Tau raised the iwi's hope to gain funding for its own climate action plan when he met the regional and district councils but said the response was always "there's no budget".
He said the iwi could not wait.
"As kaitiaki we have a responsibility to start making noise."
It was developing its climate-change response and seeking to manage a budget to clean up the waterways alongside farmers.
"It is urgent. This is the throat. The Waihou had heaps of issues last year with the drought and we're facing another. When you look at the peat flats, it's being diminished and lifting, and all of the waterways are de-oxygenated.
"I speak on behalf of thousands of us, and that's just within my iwi. As the kaitiaki and as Ngāti Pāoa, this is how we see it - our grandchildren unable to swim because it is so polluted."
All except two of the waterways in the rohe have
seriously degraded water quality, the regional council's report found.
"We've got to keep putting those red flags in front of decision makers, because it's not going away, where do you go after a red?" said Lynne.
"It's catchment to catchment time for localisation - because of the distress that our papatuanuku
is in. The fungi is being diminished, the muri iti are being diminished because of the application of urea, nitrogen and phosphorous at high rates."
Lynne said a good data system within a catchment to report the progress or non-progress allowed councils to properly budget for mitigation.
She believed farmers on the Hauraki Plains would get on board.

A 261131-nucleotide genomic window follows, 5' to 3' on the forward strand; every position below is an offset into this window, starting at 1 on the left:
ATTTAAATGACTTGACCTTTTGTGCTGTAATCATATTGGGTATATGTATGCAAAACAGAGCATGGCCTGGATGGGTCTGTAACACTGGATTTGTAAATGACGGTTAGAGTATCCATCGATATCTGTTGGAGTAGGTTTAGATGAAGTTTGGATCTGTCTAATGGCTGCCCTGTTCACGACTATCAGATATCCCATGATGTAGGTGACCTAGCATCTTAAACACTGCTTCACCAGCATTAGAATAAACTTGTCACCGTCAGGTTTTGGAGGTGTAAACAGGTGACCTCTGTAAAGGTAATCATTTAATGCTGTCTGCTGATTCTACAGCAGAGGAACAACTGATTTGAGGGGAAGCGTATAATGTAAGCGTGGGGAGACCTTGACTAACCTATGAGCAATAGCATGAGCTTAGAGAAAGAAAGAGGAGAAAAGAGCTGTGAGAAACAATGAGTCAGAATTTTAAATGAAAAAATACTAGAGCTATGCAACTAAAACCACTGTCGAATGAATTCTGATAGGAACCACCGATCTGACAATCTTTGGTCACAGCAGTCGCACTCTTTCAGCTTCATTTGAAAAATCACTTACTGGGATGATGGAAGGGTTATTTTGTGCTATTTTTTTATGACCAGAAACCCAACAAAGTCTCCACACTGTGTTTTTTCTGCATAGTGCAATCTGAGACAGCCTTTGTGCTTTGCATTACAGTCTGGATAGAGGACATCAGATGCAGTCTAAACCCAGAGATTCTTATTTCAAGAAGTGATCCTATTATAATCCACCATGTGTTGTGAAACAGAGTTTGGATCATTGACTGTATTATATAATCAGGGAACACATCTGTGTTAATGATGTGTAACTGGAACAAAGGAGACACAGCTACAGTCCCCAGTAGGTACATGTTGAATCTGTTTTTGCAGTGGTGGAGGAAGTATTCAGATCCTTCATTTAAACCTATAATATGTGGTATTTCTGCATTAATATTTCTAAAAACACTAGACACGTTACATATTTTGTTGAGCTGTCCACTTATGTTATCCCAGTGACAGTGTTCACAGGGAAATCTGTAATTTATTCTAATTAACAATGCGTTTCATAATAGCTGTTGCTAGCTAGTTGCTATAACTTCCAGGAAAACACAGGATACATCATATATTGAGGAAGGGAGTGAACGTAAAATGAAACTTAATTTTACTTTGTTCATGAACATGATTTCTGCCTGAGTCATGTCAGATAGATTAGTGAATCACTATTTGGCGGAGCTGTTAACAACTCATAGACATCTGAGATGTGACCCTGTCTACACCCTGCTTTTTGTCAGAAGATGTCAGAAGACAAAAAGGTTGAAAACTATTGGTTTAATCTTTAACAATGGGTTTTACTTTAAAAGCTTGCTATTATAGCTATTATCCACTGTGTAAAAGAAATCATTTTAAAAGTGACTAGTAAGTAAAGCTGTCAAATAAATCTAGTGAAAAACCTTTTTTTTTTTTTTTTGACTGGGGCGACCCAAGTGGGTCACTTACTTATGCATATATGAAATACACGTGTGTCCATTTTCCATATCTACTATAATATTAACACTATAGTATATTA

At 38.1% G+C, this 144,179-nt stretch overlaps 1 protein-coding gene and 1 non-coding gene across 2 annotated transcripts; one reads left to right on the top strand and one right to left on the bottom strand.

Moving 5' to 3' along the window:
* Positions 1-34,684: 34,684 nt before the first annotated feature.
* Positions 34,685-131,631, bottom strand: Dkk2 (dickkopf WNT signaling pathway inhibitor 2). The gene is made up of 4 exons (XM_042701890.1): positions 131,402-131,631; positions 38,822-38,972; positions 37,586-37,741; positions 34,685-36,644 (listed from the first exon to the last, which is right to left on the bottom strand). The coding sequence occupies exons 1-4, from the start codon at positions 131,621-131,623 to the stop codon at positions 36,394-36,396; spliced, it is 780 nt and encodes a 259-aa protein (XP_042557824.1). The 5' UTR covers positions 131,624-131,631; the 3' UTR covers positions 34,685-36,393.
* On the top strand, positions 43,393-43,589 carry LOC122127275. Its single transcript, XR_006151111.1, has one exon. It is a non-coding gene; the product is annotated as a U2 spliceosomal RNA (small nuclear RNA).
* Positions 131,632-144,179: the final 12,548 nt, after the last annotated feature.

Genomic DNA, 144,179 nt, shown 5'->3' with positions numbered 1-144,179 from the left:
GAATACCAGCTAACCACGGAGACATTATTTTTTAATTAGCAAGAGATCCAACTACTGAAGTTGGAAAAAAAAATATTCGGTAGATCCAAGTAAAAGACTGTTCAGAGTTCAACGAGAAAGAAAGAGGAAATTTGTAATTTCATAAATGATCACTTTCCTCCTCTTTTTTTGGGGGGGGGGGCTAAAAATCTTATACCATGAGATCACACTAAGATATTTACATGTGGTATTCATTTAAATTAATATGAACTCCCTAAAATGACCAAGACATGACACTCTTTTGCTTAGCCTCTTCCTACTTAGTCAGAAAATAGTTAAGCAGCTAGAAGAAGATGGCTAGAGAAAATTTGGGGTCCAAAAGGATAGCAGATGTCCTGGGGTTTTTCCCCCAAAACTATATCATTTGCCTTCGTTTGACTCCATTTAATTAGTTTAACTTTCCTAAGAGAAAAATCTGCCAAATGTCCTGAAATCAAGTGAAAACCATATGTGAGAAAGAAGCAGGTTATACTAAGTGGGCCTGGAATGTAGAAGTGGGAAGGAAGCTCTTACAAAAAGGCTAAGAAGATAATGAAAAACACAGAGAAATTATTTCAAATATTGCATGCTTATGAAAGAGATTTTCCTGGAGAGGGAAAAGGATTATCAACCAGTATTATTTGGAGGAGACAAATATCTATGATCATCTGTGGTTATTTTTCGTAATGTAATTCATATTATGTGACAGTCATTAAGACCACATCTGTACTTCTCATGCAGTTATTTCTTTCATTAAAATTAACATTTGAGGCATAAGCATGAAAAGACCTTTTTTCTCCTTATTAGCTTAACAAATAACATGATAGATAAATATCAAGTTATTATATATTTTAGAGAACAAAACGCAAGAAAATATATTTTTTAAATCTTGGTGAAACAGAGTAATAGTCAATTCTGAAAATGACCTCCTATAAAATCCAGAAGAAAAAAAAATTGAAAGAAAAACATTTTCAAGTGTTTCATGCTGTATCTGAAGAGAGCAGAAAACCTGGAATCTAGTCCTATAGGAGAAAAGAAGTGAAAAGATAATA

The whenua down here is historically one of the most intensively farmed catchments in Aotearoa. Two little waterways in this whole catchment don't have a red flag, how bad is that?
"The [authorities] keep blaming the cows, I'm sick of it. In my day when a cow pat landed on the ground, the muri itis came up and had a good feed and it wasn't there by lunchtime, next minute you got mushrooms coming up. They're not coming up anymore because it's a fungi that's being dealt to. And fungi is the medicine, the rongoa for Papatuanuku. Enough is enough."
Lynne said she believed the soil test used across agriculture - the olsen p test - should be broadened to give land users a proper reading of what's happening on soils with heavy applications of fertiliser.
She also questioned Overseer, which is promoted by The Fertiliser Association of New Zealand as a tool for sustainable farming,
because farmers cannot input
Ballance Agri-Nutrients and Ravensdown Limited manufacture, distribute and market around 98 per cent of all fertilisers sold in New Zealand and are farmer-owned co-operatives.
On the Companies Office, New Zealand Phospate Company limited is a 50 per cent joint venture between Ravensdown and Balance Agri-nutrients. The SEO Landcorp has a 0.43 per cent stake in Ravensdown.
The Fertiliser Association of NZ chief executive Vera Power said it's necessary to replace the nutrients removed with the produce from the land.
Application of nitrogen fertiliser to land contributes 2.5 per cent of NZ greenhouse gas emissions and the industry was working to reduce it.